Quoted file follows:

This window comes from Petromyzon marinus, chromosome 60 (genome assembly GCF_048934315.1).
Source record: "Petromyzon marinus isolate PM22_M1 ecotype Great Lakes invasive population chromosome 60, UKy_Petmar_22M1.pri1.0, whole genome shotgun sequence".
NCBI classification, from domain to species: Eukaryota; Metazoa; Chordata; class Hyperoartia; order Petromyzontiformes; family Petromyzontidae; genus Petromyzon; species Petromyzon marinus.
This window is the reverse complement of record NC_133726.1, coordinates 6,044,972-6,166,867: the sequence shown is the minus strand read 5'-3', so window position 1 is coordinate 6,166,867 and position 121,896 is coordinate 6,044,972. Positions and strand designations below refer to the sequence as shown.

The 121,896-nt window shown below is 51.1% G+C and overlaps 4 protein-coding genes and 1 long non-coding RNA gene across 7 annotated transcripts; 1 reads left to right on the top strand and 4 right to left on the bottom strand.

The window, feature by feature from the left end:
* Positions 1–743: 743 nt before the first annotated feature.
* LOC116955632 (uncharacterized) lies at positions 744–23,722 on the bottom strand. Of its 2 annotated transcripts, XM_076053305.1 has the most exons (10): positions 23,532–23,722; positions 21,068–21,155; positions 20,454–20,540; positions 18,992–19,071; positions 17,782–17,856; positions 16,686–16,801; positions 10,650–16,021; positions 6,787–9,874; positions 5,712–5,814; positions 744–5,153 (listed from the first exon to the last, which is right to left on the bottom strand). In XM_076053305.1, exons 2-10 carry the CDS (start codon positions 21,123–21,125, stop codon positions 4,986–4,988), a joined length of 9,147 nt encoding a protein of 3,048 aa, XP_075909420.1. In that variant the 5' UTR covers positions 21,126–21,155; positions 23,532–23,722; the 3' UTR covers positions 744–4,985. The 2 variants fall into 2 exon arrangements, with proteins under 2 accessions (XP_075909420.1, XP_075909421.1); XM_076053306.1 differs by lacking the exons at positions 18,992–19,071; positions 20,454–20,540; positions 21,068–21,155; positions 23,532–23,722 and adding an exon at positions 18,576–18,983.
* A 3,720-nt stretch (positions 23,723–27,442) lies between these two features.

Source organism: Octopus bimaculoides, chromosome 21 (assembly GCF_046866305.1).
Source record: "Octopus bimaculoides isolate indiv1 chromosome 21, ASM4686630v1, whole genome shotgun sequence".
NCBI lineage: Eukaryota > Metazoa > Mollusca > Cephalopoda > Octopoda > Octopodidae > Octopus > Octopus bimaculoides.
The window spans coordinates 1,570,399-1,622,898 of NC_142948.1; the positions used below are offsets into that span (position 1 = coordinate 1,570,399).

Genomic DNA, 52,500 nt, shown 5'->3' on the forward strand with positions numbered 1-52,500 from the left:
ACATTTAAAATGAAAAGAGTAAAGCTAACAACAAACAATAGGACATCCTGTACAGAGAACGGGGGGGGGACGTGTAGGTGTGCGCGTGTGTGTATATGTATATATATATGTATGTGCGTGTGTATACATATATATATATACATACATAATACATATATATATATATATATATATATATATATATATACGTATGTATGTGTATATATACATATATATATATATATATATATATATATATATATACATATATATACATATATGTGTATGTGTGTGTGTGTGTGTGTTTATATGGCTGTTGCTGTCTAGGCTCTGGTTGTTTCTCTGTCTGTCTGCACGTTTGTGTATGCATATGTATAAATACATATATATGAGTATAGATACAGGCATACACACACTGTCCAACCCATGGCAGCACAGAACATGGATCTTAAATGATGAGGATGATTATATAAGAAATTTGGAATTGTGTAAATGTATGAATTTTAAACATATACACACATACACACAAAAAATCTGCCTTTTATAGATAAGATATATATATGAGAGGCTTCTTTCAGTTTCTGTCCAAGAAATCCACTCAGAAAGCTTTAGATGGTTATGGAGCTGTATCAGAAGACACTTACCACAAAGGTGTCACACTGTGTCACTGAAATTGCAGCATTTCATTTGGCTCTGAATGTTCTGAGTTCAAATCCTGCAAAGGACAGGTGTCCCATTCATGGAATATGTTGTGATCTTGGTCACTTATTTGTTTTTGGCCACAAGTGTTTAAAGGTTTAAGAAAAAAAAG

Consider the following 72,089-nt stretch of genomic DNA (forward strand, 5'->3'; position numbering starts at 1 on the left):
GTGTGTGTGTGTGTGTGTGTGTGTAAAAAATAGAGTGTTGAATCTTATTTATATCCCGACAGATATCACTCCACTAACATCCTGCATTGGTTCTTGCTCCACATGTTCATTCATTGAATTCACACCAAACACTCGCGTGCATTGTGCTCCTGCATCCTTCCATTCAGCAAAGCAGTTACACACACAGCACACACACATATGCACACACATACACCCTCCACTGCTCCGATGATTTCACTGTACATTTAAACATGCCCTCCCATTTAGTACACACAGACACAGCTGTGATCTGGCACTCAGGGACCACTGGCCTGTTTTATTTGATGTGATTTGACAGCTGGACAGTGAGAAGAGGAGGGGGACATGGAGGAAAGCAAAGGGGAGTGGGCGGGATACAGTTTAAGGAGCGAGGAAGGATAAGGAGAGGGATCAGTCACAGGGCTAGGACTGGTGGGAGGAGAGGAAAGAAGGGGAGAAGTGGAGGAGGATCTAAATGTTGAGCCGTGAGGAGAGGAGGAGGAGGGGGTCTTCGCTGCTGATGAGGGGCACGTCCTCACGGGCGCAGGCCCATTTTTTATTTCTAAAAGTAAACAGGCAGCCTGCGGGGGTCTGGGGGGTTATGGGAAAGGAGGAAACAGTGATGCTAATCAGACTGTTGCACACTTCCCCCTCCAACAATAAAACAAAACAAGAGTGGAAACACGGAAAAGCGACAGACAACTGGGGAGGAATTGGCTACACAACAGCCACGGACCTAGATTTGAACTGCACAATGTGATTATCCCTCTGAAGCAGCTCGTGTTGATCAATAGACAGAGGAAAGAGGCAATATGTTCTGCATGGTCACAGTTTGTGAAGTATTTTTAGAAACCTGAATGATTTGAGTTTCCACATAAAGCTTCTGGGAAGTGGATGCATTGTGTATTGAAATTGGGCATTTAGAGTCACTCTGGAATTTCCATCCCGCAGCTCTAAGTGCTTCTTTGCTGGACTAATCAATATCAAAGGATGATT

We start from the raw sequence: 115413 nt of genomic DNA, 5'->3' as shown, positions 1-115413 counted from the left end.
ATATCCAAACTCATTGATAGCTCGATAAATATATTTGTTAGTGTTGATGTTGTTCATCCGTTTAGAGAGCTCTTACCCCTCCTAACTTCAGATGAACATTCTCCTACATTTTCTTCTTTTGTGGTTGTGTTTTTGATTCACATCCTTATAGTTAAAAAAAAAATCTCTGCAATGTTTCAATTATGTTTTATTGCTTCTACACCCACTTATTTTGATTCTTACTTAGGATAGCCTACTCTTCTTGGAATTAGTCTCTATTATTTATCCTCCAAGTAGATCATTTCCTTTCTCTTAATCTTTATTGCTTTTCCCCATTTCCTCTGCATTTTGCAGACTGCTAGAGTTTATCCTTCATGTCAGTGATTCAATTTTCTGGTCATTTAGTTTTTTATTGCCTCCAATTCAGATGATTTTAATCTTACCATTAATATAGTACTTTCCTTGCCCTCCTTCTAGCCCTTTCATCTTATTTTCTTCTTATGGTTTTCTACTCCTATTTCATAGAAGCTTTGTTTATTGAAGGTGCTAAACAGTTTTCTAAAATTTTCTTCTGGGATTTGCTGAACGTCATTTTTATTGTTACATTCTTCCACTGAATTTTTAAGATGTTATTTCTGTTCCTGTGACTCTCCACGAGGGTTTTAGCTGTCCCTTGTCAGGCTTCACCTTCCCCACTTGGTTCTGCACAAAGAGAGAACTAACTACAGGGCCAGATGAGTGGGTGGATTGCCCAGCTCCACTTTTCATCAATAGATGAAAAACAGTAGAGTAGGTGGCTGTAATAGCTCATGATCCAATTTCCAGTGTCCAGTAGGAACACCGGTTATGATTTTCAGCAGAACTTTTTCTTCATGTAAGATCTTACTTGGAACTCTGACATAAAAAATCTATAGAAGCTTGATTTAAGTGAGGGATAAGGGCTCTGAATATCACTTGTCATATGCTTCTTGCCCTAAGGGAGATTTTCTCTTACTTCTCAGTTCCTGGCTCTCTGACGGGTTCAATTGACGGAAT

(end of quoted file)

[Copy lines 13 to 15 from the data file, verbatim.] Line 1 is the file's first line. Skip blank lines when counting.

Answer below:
The window spans coordinates 1,570,399-1,622,898 of NC_142948.1; the positions used below are offsets into that span (position 1 = coordinate 1,570,399).

Genomic DNA, 52,500 nt, shown 5'->3' on the forward strand with positions numbered 1-52,500 from the left:
ACATTTAAAATGAAAAGAGTAAAGCTAACAACAAACAATAGGACATCCTGTACAGAGAACGGGGGGGGGACGTGTAGGTGTGCGCGTGTGTGTATATGTATATATATATGTATGTGCGTGTGTATACATATATATATATACATACATAATACATATATATATATATATATATATATATATATATATACGTATGTATGTGTATATATACATATATATATATATATATATATATATATATATATACATATATATACATATATGTGTATGTGTGTGTGTGTGTGTGTTTATATGGCTGTTGCTGTCTAGGCTCTGGTTGTTTCTCTGTCTGTCTGCACGTTTGTGTATGCATATGTATAAATACATATATATGAGTATAGATACAGGCATACACACACTGTCCAACCCATGGCAGCACAGAACATGGATCTTAAATGATGAGGATGATTATATAAGAAATTTGGAATTGTGTAAATGTATGAATTTTAAACATATACACACATACACACAAAAAATCTGCCTTTTATAGATAAGATATATATATGAGAGGCTTCTTTCAGTTTCTGTCCAAGAAATCCACTCAGAAAGCTTTAGATGGTTATGGAGCTGTATCAGAAGACACTTACCACAAAGGTGTCACACTGTGTCACTGAAATTGCAGCATTTCATTTGGCTCTGAATGTTCTGAGTTCAAATCCTGCAAAGGACAGGTGTCCCATTCATGGAATATGTTGTGATCTTGGTCACTTATTTGTTTTTGGCCACAAGTGTTTAAAGGTTTAAGAAAAAAAAG